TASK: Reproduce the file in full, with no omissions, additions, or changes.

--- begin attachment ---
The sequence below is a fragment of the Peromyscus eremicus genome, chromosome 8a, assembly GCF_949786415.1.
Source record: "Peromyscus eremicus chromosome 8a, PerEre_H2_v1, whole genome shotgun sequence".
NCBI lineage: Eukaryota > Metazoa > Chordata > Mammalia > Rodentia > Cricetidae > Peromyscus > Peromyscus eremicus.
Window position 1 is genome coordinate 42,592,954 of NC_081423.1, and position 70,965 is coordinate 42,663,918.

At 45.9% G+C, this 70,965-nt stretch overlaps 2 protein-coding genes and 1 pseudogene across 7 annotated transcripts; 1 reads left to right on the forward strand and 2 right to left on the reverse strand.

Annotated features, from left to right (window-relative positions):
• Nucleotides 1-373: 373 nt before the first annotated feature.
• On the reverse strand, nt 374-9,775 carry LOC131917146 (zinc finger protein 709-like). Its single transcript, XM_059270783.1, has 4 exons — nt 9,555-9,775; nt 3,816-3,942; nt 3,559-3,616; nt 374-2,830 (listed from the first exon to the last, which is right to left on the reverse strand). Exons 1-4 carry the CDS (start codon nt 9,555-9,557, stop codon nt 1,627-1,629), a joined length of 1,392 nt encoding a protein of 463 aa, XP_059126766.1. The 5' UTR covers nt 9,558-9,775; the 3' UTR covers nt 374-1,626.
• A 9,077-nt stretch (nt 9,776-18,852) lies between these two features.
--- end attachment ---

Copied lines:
The sequence below is a fragment of the Peromyscus eremicus genome, chromosome 8a, assembly GCF_949786415.1.
Source record: "Peromyscus eremicus chromosome 8a, PerEre_H2_v1, whole genome shotgun sequence".
NCBI lineage: Eukaryota > Metazoa > Chordata > Mammalia > Rodentia > Cricetidae > Peromyscus > Peromyscus eremicus.
Window position 1 is genome coordinate 42,592,954 of NC_081423.1, and position 70,965 is coordinate 42,663,918.

At 45.9% G+C, this 70,965-nt stretch overlaps 2 protein-coding genes and 1 pseudogene across 7 annotated transcripts; 1 reads left to right on the forward strand and 2 right to left on the reverse strand.

Annotated features, from left to right (window-relative positions):
• Nucleotides 1-373: 373 nt before the first annotated feature.
• On the reverse strand, nt 374-9,775 carry LOC131917146 (zinc finger protein 709-like). Its single transcript, XM_059270783.1, has 4 exons — nt 9,555-9,775; nt 3,816-3,942; nt 3,559-3,616; nt 374-2,830 (listed from the first exon to the last, which is right to left on the reverse strand). Exons 1-4 carry the CDS (start codon nt 9,555-9,557, stop codon nt 1,627-1,629), a joined length of 1,392 nt encoding a protein of 463 aa, XP_059126766.1. The 5' UTR covers nt 9,558-9,775; the 3' UTR covers nt 374-1,626.
• A 9,077-nt stretch (nt 9,776-18,852) lies between these two features.